With these services, you pay a monthly fee to receive as many on-demand designs as you want. They’re great for people whose needs go beyond illustration, or who need editorial illustrations on a regular schedule (e.g. for a periodical or regular email).

Typically, you’ll fill out a brief form describing your project needs and be paired with someone from the service’s design team. Turnaround often takes 1-4 days, but some small-scale projects (including editorial illustration) can be delivered within the same day.

While unlimited design services like Penji can suit almost any design needs, they’re best for people who are able to commit. If you just need one design, you probably don’t want to pay $499/mo for it.

What’s next for editorial illustration?

A robotic hand tracing circuitry projected on a wall

While editorial illustration is an art form with its roots in medieval times, it’s also a field that continues to expand. Here are just a few of the new trends you can expect to see in editorial illustration in 2023.

AI-generated art

AI generated art of a jagged, pixelated landscape

The latest controversy in editorial illustration is over the use of AI-generated art. If you’ve been on social media lately, you’ve no doubt seen people playing around with AI generators like DALL•E Mini. The companies that produce these AI generators profess their use for commercial art. In fact, OpenAI, the founders of DALL•E, specifically cite “art for newsletters” as a use case.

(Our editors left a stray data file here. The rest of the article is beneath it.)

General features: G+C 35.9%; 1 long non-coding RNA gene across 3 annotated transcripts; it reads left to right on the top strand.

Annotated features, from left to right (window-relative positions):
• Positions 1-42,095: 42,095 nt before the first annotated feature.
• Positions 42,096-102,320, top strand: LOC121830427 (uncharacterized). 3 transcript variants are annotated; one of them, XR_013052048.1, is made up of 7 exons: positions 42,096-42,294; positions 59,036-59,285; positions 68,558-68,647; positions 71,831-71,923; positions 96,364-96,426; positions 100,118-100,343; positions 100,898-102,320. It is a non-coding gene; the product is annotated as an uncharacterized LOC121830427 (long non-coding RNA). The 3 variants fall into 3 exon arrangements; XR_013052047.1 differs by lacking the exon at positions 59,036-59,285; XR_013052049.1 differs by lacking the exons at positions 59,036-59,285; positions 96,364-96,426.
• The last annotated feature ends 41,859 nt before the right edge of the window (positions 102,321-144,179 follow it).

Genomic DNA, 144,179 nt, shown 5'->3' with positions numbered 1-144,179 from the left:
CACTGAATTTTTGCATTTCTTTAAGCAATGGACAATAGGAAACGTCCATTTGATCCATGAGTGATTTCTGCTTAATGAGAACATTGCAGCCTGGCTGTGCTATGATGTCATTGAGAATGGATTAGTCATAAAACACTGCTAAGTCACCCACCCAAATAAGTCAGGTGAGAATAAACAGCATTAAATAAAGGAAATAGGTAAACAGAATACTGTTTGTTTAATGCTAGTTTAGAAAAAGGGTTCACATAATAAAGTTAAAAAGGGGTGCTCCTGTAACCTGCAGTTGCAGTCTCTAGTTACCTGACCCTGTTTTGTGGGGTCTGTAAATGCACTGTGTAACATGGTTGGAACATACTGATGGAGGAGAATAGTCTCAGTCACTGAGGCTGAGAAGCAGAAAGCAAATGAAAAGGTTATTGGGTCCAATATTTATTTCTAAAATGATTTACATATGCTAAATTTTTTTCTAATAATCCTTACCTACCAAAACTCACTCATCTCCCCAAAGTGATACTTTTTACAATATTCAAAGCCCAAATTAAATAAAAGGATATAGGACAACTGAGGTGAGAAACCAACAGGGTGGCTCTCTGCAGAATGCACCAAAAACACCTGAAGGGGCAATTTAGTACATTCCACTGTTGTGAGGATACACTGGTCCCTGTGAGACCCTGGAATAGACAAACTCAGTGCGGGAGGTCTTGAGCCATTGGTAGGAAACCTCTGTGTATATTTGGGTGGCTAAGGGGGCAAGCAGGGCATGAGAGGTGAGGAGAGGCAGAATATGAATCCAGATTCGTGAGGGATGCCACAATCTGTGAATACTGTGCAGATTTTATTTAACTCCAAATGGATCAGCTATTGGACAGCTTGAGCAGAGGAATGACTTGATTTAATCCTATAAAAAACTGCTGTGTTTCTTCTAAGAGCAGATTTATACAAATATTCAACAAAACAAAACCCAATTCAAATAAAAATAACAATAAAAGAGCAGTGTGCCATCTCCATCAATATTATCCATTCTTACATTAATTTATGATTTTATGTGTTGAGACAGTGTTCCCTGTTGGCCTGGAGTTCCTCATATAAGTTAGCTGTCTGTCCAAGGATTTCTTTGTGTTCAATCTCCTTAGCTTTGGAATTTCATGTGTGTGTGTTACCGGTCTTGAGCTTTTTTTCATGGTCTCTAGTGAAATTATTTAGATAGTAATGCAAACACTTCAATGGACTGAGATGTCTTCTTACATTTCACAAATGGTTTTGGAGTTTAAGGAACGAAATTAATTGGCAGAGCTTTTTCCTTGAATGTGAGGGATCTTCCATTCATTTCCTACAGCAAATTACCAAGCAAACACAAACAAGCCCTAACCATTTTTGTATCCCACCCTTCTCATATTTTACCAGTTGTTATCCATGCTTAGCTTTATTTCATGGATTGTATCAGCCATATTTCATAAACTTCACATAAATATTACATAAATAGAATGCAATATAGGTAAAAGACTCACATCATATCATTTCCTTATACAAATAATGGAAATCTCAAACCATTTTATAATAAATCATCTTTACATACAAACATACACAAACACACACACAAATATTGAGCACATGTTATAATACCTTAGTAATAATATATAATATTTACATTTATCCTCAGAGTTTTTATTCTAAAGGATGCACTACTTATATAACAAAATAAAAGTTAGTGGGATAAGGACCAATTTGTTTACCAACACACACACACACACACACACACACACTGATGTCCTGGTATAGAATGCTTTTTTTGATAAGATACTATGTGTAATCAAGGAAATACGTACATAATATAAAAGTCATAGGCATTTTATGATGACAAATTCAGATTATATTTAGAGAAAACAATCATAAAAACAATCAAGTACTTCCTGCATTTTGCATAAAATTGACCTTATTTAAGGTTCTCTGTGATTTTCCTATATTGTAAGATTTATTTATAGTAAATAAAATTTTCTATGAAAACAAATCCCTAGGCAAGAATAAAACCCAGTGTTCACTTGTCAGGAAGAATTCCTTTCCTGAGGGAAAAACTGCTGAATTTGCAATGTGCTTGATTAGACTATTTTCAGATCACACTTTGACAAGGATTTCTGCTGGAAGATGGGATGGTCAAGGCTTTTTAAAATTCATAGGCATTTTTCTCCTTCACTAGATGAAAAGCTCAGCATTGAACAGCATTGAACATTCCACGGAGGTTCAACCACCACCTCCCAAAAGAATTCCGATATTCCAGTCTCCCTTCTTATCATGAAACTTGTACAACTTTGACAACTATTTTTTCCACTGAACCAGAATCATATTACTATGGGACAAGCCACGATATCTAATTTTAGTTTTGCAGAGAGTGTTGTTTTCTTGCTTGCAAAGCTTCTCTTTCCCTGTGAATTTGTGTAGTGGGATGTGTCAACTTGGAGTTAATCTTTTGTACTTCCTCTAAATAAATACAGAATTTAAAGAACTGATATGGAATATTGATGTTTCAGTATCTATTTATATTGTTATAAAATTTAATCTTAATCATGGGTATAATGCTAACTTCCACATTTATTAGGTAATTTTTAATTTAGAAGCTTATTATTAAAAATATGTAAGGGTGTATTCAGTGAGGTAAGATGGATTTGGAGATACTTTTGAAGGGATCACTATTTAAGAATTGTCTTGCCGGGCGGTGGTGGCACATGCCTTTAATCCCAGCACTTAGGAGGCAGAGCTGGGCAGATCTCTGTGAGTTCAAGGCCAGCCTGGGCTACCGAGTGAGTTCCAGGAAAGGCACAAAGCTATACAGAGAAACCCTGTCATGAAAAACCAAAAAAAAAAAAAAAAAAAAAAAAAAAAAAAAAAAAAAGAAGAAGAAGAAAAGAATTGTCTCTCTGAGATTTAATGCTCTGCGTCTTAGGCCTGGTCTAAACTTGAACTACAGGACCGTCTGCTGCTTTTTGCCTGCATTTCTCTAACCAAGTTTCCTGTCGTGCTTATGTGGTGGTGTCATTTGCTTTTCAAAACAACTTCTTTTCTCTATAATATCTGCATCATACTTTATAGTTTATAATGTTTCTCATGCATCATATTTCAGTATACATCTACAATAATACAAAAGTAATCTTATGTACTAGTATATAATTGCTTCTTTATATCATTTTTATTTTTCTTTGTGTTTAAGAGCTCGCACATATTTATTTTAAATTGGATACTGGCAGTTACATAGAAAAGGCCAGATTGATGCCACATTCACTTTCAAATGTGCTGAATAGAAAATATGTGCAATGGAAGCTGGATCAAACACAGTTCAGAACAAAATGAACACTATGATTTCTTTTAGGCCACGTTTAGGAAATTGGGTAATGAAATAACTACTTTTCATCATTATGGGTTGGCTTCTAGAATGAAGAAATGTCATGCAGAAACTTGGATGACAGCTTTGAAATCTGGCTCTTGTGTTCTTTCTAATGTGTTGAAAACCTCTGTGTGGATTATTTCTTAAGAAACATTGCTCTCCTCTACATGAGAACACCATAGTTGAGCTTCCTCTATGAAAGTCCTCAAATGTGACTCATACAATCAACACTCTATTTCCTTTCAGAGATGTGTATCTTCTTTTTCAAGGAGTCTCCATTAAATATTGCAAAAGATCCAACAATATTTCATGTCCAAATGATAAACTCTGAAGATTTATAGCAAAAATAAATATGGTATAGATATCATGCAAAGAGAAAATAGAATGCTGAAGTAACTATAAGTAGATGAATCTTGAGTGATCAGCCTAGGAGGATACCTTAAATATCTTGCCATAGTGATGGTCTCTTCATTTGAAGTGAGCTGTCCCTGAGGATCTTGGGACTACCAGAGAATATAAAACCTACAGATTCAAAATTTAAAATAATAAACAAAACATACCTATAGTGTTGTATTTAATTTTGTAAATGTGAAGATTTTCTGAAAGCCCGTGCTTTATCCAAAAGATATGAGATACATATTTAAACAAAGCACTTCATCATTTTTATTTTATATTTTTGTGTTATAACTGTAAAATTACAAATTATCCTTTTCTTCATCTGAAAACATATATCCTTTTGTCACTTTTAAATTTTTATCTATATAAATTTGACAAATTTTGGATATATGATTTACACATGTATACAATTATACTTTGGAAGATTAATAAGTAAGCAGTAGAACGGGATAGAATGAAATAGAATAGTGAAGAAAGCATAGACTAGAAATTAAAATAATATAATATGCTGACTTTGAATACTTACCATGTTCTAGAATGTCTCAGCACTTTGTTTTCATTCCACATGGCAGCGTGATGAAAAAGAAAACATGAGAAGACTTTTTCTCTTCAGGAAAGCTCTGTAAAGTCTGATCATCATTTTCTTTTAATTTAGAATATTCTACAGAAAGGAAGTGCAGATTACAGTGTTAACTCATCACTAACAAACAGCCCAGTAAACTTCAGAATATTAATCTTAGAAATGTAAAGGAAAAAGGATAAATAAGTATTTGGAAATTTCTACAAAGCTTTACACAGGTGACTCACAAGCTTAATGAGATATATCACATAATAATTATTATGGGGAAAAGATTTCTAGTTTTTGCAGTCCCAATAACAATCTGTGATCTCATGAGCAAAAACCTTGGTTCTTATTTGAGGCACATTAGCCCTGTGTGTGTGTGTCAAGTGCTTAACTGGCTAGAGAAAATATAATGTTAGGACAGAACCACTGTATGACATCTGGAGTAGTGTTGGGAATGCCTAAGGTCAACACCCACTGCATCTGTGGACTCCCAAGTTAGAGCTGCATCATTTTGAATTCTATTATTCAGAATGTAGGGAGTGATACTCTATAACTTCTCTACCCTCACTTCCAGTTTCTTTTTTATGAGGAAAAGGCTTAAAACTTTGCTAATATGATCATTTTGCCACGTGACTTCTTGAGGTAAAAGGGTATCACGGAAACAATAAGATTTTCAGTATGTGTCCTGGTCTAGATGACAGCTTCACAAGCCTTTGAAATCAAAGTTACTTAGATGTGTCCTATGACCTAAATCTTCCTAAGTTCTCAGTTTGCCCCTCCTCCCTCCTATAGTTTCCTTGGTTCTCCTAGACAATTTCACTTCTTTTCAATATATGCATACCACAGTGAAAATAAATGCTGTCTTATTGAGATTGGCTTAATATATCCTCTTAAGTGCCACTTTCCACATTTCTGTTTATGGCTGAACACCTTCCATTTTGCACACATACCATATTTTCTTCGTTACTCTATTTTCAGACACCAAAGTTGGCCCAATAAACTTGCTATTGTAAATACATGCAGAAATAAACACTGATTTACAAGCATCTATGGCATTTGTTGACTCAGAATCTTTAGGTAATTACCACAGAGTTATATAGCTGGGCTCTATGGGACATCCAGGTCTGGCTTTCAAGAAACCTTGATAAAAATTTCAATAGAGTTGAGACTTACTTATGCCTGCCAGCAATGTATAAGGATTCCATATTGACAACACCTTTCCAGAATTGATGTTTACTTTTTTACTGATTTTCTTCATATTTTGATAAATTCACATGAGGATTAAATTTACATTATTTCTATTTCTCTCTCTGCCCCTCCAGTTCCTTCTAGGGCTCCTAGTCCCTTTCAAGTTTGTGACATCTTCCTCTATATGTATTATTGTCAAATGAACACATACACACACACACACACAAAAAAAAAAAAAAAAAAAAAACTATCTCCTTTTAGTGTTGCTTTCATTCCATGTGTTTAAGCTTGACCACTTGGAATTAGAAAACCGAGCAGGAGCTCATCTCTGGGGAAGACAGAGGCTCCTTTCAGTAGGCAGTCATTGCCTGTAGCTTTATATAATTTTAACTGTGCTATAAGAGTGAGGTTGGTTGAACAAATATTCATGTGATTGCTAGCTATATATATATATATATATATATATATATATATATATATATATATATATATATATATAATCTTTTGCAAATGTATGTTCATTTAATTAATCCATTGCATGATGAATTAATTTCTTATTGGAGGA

For now, the subject is likely still too controversial to see much traction. Critics argue that the practice creates dull, uninspired work that displaces human artists, and it may displace readers as well. While this isn’t always the case, AI art often has a smeary, uncanny look that viewers may find off-putting or even nauseating.

Still, in the age of 24-hour news, AI certainly offers an accessible way to access unique illustrations. As blogging and SEO become part of many companies’ business models, AI may help meet demand while still uplifting human artists. Only time will tell.

3D and animated illustrations

A simple 3D illustration of an arch surrounded by balls

With each passing year, 3D illustration and animation tools become more accessible. This allows companies of any size to incorporate these elements into their output. What’s available to the average consumer is still rudimentary compared to, say, Avengers: Endgame. However, even hyper-realistic 3D elements can be purchased and used today.

If you have an in-house team or an agency of choice, be warned that 3D illustration and animation require their own unique set of skills. If your current design team doesn’t have experience with 3D modeling software like Blender or Cinema 4D, you may be out of luck.

Moving out of “Corporate Memphis”

An example of a "Corporate Memphis"-style editorial illustration
Image by pikisuperstar on Freepik

If you’ve been online in the past five years, you’ve definitely encountered this style of illustration. It’s gone by many names: “Globohomo,” “Humans of Flat,” or simply the Big Tech art style. Common elements include exaggerated human forms with simple lines, vibrant colors, and flat features.

The name Corporate Memphis comes from the Memphis Group’s trademark postmodern designs. In 2017, Facebook launched their new house style, Alegria, and set the whole Corporate Memphis trend in motion. Soon, everyone from Hinge to the California DMV was doing their own take on the style.

Today, you probably won’t be lambasted for using Corporate Memphis. To borrow terms from fashion, it’s not “out,” but it is “5 minutes ago.”

Editorial illustrations are meant to parallel the mood of the attached writing. When Alegria launched, Corporate Memphis may have conveyed a hip, fresh, thoughtful attitude. Today, however, it just feels like wallpaper. Especially in 2023, it can make you come off as out of touch.